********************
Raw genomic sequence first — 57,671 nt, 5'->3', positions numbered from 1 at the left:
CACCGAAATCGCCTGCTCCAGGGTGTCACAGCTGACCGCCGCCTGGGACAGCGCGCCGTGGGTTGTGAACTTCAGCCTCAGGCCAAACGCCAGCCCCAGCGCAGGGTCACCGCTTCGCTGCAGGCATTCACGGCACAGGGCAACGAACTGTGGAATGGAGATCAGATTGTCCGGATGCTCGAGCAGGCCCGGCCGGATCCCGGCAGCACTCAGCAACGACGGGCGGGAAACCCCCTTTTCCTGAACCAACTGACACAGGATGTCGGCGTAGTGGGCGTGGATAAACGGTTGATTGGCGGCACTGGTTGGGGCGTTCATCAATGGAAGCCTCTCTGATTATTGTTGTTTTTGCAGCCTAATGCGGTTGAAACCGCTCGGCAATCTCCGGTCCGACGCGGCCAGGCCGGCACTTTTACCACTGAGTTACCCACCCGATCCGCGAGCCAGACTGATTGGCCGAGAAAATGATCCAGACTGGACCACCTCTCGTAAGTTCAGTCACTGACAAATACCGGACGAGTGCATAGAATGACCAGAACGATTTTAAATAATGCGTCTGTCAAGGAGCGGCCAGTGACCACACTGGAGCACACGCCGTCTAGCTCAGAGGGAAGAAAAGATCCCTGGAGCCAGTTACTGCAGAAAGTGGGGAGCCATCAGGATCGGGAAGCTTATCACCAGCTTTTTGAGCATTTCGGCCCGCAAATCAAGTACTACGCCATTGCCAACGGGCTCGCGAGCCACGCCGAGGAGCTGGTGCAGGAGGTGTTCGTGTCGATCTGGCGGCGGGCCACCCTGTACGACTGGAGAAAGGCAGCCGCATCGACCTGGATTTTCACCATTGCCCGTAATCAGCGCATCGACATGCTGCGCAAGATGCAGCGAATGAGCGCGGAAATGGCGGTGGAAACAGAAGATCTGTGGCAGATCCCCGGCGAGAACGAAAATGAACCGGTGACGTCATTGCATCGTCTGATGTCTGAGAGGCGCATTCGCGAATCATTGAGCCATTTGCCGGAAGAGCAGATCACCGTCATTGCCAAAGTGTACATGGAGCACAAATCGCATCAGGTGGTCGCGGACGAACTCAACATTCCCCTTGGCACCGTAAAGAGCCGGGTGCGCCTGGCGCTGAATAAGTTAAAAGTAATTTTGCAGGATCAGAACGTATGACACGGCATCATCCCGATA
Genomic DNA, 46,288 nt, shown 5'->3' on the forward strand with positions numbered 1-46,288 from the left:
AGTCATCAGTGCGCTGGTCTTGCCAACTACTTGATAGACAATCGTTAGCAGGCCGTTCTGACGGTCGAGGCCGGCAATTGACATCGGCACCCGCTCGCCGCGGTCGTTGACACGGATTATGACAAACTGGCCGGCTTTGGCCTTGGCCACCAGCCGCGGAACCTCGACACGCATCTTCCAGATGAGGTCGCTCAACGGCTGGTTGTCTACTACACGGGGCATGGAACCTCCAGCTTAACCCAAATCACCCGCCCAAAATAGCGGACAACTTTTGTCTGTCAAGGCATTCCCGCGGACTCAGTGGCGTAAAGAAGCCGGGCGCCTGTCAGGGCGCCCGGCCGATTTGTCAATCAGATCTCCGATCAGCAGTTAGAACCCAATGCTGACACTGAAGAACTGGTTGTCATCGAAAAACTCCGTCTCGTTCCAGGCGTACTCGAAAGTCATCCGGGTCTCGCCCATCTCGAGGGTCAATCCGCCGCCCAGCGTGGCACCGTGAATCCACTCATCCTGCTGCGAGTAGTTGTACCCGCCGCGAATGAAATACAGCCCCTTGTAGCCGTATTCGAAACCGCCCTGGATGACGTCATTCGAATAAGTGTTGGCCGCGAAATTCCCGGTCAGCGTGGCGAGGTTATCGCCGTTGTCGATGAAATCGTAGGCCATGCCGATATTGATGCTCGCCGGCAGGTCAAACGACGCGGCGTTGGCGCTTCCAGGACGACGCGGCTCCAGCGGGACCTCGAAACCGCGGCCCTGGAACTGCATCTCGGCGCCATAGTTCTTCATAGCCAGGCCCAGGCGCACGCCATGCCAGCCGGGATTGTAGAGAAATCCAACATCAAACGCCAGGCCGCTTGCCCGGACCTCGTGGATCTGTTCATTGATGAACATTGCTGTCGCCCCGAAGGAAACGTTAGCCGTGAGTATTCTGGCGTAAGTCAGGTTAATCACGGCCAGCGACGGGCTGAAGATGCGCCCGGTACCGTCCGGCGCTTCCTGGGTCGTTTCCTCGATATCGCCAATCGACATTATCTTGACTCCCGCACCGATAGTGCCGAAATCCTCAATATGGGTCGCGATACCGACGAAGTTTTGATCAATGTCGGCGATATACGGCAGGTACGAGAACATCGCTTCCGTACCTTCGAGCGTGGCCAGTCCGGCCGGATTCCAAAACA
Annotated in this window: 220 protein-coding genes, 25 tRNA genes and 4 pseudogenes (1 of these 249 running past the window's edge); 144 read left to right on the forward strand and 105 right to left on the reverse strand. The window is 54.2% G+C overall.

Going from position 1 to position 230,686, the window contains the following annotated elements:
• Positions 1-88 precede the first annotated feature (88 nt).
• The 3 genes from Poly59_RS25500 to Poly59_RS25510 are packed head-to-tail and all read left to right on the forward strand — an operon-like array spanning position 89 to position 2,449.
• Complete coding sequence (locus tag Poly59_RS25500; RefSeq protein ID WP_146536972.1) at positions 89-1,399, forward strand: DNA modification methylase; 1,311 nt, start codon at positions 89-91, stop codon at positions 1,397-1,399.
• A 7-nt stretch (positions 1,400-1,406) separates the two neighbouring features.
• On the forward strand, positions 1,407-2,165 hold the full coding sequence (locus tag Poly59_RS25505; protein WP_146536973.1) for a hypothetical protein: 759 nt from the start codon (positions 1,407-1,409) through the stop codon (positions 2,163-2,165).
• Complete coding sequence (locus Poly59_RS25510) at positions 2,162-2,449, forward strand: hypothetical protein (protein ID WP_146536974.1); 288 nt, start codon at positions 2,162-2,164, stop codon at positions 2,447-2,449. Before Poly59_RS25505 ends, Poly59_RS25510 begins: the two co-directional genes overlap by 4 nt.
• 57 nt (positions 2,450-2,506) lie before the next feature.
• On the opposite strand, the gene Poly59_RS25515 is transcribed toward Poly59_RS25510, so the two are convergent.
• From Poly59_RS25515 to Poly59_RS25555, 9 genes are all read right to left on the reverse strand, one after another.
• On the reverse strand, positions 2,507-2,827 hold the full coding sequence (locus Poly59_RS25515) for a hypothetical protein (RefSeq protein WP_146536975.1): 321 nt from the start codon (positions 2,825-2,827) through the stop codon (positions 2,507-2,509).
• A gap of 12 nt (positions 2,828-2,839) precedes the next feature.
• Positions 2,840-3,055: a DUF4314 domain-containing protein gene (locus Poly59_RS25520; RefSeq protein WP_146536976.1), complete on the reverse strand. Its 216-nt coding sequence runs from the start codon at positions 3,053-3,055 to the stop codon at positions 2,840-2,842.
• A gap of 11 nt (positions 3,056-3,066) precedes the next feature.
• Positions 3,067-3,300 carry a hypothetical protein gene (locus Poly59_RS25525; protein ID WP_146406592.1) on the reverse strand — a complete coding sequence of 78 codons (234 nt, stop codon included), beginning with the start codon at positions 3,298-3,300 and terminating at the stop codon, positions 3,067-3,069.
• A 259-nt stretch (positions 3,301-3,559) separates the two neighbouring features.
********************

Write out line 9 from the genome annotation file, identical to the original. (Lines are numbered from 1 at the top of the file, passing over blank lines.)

• Complete coding sequence (locus tag Poly59_RS25500; RefSeq protein ID WP_146536972.1) at positions 89-1,399, forward strand: DNA modification methylase; 1,311 nt, start codon at positions 89-91, stop codon at positions 1,397-1,399.